With so many home improvement shows on our TV screens, more people are taking the DIY route to making a dollar. Buy well, undertake some cosmetic renovations here and some structural improvements there and then hope the market gives you a fair return for all those weekend visits to Bunnings! Well in 2014, some owners didn't have to lift a finger to make a buck. Check out these results of homes that had hardly been touched by their owners but still turned a pretty profit.
Hopetoun Ave

174 Hopetoun Ave, Vaucluse

Oct 11      $4.5m
Aug 14     $5.635m
2.75yrs    25.2% 

No modifications at all in this 5 beds, 5 bath, 2 car house between its last two sales. Located at the end of Hopetoun Ave near Watsons Bay, just opposite the path to Kutti Beach.
7 Hill St pic

303/42 Refinery Dr, Pyrmont

Oct 12     $1.595m
Mar 14     $2.038m

1.5 yrs     28% 

Absolutely no change to this 3 bed, 2 bath, 2 car apartment in the Solander building on the water at the end of Pyrmont.  The 155sqm low-rise apartment had NE views over the water from its master bedroom & living area.
Gipps St pic

114 Gipps St, Drummoyne

Dec 11     $1.255m
Sep 14     $1.552m
2.75yrs     23.6% 

The vendors did nothing to this house other than "get a load of bricks, take out some picket fence and make a 2nd car spot" at the front of the 4 bed, 2 bath, 2 car house.  
wood st pic

81 Wood St,    Manly

May 10     $2.9m
Dec 14     $3.8375m
4.5 yrs     32% 

This large house had views to Balmoral and the City and had numerous living spaces. It was a unique property which suited many buyers. The eventual buyer had been looking for a long time and just had to have it.
John st pic

99 John St, Woollahra 

Apr 13     $1.776m
Dec 14     $2.050m

1.5 yrs     15% 
The owners of this home had considered adding a fresh coat of paint to this this 5.5m wide, south facing terrace with 3 bedrooms and 3 bathrooms in the heart of Woollahra.  Whilst there was no parking there was the potential subject to council approval.
32 Refinery st pic

107 Darling Pt Rd, Darling Point

Oct 12     $835k
Feb 15     $1.01m
2.25 yrs    20% 

This 2 bed, 1 bath, 1 car, 84sqm apartment had no changes made to it over the vendor's occupancy. Whilst the bedrooms and kitchen faced north through treetops, the main living room and balcony faced south.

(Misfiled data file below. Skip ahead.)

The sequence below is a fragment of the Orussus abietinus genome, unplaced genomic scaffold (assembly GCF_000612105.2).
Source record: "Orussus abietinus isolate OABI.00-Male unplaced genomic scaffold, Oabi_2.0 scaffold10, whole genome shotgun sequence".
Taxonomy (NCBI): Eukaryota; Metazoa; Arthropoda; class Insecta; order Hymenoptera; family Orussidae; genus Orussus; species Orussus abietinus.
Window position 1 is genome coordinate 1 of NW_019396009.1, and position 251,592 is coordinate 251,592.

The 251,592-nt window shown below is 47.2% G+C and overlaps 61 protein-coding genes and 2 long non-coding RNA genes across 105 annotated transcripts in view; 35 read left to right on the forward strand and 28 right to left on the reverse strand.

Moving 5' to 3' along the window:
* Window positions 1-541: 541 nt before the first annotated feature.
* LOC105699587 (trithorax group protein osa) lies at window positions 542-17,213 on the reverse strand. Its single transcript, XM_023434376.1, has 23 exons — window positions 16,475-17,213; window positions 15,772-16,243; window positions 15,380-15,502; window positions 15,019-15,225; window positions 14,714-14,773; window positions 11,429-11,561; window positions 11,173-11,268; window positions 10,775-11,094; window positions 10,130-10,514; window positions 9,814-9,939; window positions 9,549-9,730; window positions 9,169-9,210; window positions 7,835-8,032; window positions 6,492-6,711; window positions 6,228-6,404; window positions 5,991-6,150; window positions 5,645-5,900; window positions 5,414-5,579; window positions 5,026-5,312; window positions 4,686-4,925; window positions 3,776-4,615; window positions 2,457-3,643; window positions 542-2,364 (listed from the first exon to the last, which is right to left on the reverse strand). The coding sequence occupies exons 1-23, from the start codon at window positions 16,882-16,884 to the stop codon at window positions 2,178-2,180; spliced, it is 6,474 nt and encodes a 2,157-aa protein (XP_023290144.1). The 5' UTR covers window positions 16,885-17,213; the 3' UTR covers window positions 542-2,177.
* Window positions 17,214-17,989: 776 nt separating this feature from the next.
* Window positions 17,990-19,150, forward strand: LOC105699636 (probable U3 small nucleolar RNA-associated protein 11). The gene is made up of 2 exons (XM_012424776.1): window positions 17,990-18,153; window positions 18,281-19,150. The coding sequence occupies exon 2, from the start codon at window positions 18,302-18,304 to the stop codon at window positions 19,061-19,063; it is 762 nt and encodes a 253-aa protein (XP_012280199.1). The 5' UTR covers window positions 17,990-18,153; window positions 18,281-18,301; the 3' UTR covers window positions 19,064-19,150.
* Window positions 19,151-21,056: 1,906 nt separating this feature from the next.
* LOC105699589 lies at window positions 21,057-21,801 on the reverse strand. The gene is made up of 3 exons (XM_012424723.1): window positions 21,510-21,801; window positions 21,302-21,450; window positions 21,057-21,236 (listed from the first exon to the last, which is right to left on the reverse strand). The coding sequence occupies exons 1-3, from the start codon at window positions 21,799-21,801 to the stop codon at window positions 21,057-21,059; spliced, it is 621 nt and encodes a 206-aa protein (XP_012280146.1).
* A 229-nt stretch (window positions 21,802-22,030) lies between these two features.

8/60 darling pt rd pic

7 Hill St,  Queenscliff

Apr 12     $1.915m
July 14     $2.45m
2.25 yrs    28% 

These owners had no need to touch this 4 beds, 3 bath, 1 car semi as they bought it newly renovated in the popular Hamptons Style just two years earlier.  This time around, it sold in just 10 days for a whopping $535k more.
Frenchs rd pic

40 Frenchs Rd, Willoughby

Jul 11      $1.14m
Oct 14     $1.81m
3.25 yrs    59% 

A remarkable result with no change at all to the south facing house nor to its landscaping.  This 3 bed, 1 bath, 1 car home on 373 sqm of land was a walk to the Northbridge Plaza shops and the city express bus.
68 palmgrove pic

31 Binning St, Erskinville

Oct 10     $810k
Dec 14     $989k
4.2 yrs     22% 

The west facing 2 bed terrace on 115 sqm was a short walk to the train station. The 3.3m wide home had its only bathroom on the ground floor through the kitchen and an externally accessed laundry. There was no change to the house between campaigns.
Loving our job

Last year we helped many individuals and families move into new homes or secure investment properties. The diversity of our clients and the variety of their requirements makes our work so interesting. Some happy outcomes from our work in 2014 included: